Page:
FAQ's

How often should I be bringing my flute in? What are the typical maintenance problems a flute has and how do you fix them?

I recommend getting a COA (clean oil adjust) once a year. During a year of daily or weekly use the oil in the mechanism wears out, gums up and often dries out completely. This causes key clackiness, a build-up of dust and grime and sometimes makes the keywork sluggish. Pads tend to get rips, tears, grime and general wear & tear. If you notice any of these problems, it's probably time for your annual COA.

During a COA I completely disassemble the instrument, remove the pins and clean the steels that run inside the keywork. I clean out all of the old oil and wipe down all the surfaces of each individual key, and then go through with a q-tip to clean each pad. While the keys are off the body, I wash the body with silver cleaner and detail each nook and cranny. During reassembly I use fresh new oil and check every key for pad seating, leaks, lost motion, binding, spring tension, and anything else that might be problematic. This systematic approach lets me check every little part and brings the instrument back into it's best playing condition (short of an overhaul). Any typical repair problems a flute has I will be able to fix or assess during a COA.

This process takes me anywhere from two to four hours and I often like to keep the flute overnight to allow any large adjustments to settle before giving it back. If you want to schedule your next COA with me, or have any further questions, shoot me an email or give me a call!

Does my flute need an overhaul? Can you do a repad?

I recommend an overhaul on flutes with pads older than 10 years or if more than half of the pads need replacing. Take a look at your flute. Is there a lot of tarnish? Do the keys wiggle from side to side (longways from headjoint to footjoint)? Do the pads have lots of frayed skin, rips or tears? Are you missing any pieces of felt, cork or foam, causing key action problems or clackiness? Has this flute been in a closet for the past 10 years? If you answered yes to more than one of these questions, it is probably time. During an overhaul I replace every replaceable part - all the pads, adjustments, pieces of cork and felt and foam, and I go over all the mechanics to get that flute working again just like new.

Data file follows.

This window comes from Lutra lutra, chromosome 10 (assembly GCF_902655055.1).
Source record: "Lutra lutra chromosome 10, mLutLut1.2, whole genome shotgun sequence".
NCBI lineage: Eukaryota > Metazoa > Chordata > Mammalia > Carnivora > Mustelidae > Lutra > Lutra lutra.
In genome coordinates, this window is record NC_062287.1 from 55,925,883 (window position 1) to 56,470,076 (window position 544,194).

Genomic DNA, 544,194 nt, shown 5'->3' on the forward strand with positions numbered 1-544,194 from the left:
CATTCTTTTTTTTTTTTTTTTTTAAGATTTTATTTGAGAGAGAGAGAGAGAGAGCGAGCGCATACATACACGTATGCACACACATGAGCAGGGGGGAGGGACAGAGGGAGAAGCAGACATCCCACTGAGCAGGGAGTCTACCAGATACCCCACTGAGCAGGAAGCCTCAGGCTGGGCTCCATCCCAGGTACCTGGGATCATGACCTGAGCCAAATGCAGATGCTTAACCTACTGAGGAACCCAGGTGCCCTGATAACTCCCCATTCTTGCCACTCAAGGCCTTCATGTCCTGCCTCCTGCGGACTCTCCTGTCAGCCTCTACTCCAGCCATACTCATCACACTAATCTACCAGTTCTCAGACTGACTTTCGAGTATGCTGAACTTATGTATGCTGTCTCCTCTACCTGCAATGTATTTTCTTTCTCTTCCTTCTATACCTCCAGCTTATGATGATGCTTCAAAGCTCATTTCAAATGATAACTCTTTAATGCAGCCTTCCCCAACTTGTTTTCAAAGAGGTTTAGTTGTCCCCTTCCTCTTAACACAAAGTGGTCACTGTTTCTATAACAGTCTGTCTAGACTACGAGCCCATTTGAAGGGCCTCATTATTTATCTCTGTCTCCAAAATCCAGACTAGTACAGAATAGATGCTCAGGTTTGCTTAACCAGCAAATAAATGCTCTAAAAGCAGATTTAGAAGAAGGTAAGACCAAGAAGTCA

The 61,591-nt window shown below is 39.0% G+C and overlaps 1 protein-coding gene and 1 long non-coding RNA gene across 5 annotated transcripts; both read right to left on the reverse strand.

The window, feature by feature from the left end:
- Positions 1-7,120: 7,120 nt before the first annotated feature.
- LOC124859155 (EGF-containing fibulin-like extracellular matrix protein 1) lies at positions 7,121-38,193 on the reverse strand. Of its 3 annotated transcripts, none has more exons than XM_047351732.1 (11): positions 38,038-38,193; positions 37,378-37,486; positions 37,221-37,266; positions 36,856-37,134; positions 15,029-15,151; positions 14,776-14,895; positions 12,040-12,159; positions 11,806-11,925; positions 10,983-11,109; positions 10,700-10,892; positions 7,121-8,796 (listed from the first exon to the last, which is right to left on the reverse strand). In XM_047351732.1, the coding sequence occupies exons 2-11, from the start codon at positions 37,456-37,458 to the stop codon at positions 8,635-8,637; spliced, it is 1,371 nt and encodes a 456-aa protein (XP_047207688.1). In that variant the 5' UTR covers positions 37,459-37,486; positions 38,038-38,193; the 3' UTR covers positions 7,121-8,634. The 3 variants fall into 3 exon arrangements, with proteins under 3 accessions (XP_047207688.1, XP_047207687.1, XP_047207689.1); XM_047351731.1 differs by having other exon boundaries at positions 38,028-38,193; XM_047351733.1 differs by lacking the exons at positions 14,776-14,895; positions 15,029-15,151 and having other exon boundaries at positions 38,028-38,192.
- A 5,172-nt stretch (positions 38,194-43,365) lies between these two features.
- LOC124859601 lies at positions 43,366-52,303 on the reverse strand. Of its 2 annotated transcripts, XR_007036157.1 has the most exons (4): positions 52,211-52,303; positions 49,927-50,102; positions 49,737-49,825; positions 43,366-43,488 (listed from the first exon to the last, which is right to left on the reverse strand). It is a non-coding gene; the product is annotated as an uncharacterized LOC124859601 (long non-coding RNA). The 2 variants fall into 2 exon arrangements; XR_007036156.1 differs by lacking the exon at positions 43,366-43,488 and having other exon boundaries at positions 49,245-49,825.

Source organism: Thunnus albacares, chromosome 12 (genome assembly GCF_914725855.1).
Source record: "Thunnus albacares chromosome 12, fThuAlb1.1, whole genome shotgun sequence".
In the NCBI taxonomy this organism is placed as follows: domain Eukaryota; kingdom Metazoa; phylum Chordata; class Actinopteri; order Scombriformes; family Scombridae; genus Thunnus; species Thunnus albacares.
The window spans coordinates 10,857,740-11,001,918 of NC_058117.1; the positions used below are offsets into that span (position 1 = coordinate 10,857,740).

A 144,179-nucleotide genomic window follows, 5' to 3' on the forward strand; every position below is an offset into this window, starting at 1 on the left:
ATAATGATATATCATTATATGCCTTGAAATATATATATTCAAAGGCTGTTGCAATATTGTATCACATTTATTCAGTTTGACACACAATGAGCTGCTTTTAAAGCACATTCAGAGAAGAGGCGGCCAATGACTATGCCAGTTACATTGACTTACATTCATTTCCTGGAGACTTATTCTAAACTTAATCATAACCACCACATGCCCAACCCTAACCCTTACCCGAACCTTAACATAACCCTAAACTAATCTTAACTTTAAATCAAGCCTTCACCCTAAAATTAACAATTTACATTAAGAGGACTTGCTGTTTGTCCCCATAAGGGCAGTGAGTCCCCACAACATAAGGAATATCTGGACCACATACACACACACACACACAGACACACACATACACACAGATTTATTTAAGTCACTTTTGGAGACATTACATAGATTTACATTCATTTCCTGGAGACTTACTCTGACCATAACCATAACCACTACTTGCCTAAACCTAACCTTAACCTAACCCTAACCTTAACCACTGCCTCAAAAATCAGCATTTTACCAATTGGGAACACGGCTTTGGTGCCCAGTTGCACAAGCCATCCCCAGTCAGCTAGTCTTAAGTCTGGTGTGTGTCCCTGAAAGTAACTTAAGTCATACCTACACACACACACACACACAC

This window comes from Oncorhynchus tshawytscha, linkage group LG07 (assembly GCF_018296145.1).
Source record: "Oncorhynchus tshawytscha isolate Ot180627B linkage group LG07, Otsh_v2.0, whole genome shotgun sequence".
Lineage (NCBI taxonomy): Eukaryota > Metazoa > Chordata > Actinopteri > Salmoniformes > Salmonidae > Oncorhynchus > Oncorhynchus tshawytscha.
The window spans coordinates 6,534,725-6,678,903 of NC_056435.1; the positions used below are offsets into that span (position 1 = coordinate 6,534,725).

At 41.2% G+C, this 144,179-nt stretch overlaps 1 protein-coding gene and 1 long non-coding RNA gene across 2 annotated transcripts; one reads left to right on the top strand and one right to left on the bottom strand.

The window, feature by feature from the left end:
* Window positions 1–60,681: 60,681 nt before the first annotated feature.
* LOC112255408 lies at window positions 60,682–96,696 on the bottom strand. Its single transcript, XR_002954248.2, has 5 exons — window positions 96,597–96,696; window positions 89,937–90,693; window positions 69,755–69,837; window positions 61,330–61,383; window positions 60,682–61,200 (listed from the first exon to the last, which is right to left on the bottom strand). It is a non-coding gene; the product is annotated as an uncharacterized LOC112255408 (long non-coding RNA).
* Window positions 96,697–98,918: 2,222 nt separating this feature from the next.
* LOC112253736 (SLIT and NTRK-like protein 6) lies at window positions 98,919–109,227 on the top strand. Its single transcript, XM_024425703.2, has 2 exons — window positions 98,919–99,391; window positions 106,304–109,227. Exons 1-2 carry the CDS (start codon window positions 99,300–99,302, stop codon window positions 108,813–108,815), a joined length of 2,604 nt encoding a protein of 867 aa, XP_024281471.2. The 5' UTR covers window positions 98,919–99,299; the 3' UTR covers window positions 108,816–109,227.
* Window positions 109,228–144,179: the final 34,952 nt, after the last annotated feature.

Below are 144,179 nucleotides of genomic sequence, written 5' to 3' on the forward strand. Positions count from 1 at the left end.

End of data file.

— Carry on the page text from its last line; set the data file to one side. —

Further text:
A repad is simply swapping out old pads and replacing them with new ones without changing anything else on the instrument. I don’t do this for several reasons. First - getting the pad on a flute to seat correctly is only the first step in making a flute work the way it should. There are lots of other considerations like the adjustments between keys, the key height, lost motion and spring tension. Simply swapping out pads won’t help if the problem is somewhere else on the flute. Secondly, some people think it will save time to just swap out the pads - but I find I end up doing just as much work as if I replaced everything to begin with. The third reason is that it I find it preferable to have a fresh start. With an overhaul, I can get to the root of the problem (the flute is old and worn) instead of covering up that problem with a new set of pads. This keeps you, the customer, from coming back to me within a year when the old and worn corks, felts or paper shims start to fail. Only a complete overhaul will give your flute the fresh start it needs to play its best again.